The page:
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Christian Singles & Dating

5 Lies Every Single Christian Believes

  • David Qaoud gospelrelevance.com
  • 2016 16 Aug
  • COMMENTS
5 Lies Every Single Christian Believes

I got engaged earlier this month. I surprised Denise on vacation in Florida with a ring and the question and she said “yes.” We’re months away from our wedding day, and we’re both overflowing with joy. The Proverb is true: “A desire fulfilled is sweet to the soul” (Proverbs 13:19).

But it wasn’t always this way.

For the first 26 years of my life, I was single.

No prospects.

No date nights.

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Nothing.

Some might say, “But you’re getting married in your mid-to-late twenties. Relax. You didn’t wait forever!”

You’re right. But when desires go unfulfilled without answers, even a few years can seem like forever.

When I was single, I noticed how easy it was to believe lies. And after talking with dozens and dozens of other single Christians over the years, it seems that there’s a few lies that singles are prone to believing.

SEE ALSO: 11 Things Every Single Christian Should Know

What are they?

Before I get married and forget what it’s like to be single, and while these lessons and conversations and memories over the years are still fresh in my head, here’s a few lies that I think single Christians tend to believe.

1. I deserve a spouse because I have a desire for marriage.

Desire is a tricky thing, isn’t it?

SEE ALSO: Will God Tell Me When It's Time to Break Up?

In one sense, desire is good. You should desire to love God, you should desire to love people, you should desire to pursue holiness. These are good desires. But desires can change quickly. And when your desires become demands, idolatry is near.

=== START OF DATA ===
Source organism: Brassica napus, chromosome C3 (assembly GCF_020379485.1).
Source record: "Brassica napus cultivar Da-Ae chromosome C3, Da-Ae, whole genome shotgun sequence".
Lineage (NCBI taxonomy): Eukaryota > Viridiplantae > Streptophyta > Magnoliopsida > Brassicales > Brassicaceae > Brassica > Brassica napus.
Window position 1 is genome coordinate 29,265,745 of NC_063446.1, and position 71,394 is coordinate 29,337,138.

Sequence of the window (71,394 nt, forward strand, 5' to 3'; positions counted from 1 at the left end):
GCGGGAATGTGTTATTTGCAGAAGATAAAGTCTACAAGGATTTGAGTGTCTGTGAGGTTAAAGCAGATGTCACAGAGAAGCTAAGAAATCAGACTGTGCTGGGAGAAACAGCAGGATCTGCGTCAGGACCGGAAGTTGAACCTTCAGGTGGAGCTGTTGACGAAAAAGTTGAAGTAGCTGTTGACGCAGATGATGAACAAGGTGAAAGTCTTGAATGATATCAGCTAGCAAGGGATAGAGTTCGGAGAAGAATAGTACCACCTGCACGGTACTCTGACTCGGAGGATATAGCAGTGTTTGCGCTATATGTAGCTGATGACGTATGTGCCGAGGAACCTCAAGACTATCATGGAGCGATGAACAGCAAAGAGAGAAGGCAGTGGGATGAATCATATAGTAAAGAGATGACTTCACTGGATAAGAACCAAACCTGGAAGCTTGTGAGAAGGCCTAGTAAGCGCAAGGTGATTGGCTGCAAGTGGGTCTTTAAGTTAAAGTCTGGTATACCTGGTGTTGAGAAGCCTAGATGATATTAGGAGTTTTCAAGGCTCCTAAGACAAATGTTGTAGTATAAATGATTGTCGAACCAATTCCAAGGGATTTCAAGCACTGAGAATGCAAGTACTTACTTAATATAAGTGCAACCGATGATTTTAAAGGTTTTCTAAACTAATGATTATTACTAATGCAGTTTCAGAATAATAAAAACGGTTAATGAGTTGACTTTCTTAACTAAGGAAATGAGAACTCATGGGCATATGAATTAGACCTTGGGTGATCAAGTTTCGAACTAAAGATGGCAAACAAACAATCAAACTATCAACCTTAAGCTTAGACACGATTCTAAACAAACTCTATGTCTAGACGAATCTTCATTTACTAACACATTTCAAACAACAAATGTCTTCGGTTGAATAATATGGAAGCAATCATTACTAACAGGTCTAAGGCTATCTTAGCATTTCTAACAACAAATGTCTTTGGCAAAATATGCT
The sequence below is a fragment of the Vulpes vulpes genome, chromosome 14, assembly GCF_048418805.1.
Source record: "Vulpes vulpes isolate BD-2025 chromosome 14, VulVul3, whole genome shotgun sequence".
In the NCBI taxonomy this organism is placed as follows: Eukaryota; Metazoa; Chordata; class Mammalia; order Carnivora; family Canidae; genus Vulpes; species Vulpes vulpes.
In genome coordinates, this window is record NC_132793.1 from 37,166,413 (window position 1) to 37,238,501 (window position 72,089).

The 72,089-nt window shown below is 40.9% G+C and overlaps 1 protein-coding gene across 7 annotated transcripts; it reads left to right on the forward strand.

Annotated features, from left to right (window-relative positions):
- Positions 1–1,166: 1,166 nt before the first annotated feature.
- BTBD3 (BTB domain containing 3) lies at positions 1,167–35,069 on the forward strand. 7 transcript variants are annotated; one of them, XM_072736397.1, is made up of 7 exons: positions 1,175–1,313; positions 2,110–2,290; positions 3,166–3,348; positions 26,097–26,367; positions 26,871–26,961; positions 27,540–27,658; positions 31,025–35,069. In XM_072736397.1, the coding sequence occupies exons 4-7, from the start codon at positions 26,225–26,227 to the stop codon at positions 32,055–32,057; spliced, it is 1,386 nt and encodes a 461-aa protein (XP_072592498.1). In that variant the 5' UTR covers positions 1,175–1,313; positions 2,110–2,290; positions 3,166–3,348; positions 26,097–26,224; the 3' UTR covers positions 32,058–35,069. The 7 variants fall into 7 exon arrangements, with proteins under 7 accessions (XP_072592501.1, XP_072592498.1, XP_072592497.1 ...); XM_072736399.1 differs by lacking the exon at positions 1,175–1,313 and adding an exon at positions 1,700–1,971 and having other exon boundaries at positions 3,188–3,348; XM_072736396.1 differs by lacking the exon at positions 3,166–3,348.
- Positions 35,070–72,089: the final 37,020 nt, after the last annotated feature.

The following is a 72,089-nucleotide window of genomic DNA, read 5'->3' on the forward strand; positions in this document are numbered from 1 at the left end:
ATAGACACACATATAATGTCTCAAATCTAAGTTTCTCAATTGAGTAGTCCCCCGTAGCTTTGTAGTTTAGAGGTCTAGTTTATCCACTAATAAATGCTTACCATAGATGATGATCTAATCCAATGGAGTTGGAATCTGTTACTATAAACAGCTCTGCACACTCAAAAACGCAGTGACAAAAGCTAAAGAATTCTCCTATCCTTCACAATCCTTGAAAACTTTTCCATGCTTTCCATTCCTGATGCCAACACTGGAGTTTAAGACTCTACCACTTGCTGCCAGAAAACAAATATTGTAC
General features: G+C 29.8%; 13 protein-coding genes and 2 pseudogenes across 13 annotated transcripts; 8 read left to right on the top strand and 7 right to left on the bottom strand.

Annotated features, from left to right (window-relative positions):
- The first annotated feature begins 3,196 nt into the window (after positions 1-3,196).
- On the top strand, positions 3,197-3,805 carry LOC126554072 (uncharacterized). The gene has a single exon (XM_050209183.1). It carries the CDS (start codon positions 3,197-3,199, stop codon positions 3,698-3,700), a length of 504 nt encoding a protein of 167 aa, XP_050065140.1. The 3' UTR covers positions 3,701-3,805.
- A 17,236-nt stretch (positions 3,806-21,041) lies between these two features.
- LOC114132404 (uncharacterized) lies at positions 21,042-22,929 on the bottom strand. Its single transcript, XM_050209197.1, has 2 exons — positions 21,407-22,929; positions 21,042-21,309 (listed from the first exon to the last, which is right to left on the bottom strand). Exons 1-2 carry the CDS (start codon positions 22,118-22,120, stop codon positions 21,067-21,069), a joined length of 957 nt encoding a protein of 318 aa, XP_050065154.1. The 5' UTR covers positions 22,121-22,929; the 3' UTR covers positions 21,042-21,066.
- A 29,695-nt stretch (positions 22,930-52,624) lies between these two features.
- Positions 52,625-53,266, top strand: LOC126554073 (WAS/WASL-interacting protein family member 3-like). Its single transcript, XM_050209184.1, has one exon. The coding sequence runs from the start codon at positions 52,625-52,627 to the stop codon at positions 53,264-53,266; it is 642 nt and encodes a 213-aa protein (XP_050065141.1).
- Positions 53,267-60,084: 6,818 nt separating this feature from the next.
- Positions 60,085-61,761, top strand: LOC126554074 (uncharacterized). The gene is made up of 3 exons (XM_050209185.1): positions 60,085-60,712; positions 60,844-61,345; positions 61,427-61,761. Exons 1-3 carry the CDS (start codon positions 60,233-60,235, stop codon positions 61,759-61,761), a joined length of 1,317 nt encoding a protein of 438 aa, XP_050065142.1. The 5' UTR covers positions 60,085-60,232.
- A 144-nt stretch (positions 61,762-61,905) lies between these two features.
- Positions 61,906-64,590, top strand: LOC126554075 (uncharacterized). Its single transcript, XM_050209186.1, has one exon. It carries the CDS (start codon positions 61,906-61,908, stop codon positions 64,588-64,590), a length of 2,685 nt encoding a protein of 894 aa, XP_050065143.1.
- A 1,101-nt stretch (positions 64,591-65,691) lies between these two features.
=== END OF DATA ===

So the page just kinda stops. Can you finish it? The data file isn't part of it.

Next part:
Do you desire a spouse? Or do you demand that God give you one?

Psalm 37:4 says, “Delight yourself in the Lord, and he will give you the desires of your heart.”

For years, I thought this verse was simple. I thought it meant that if I rejoiced in the Lord, then he’d give me the stuff I wanted. But what this verse really means is that when you delight yourself in the Lord, the Lord will shape your desires, and your desires will align with his will. His desires become your desires.

John Piper says:

“I think delighting yourself in the Lord is what shapes the desires of your heart so that it will be good for you for God to grant them. In other words, there are a lot of desires in our hearts that are impure and unwise, and this is not a promise that, if you delight in God, then you get all those evil desires in your heart. And the best way to bring the desires of our hearts into conformity with God is to put all of our energy and all of our effort into enjoying God himself. When we enjoy God, not just his gifts, but God himself, then the desires of our heart are shaped, are defined and created, in accord with our delight in him.”

He continues:

“The reason those who delight themselves in the Lord receive the desires of their heart is not just because of one causes the other, but because one shapes the other. Delighting in God supremely determines, shapes the kinds of desires that we have in our heart.”

That doesn’t mean that your desire for marriage will go away if you rejoice in the Lord, or that your previous desire (or current one) is evil. God is sovereign over everything, and you must trust that as you rejoice in him, his plan will be fulfilled for your life, whether you marry or not.

Part of living in this fallen world is that reality of knowing that some desires and dreams and ambitions don’t come true.

But also part of living in this fallen world, for those who belong to Christ, is the hopeful promise of heaven, a place where there will be no more sin or suffering or sickness and no longer will desires go unfulfilled.

2. I deserve a spouse because of my obedience.

This was my struggle. I knew a lot of guys who God granted wives and yet they were addicted to pornography. Because I didn’t sin in the same way they did, or because I thought my sin issues were less significant, I became self-righteous and proud.

“God, I don’t do the horrible things they do. Why did you bless them and not me?”

Slowly, God began to reveal my pharisaical tendencies. Waiting on God exposed the ugliness in my heart.

While painful at the time, I’m glad God made me wait. It was his way of sanctifying me and showing me that while he does indeed command my obedience, that doesn’t mean that I will always get what I want when I obey him.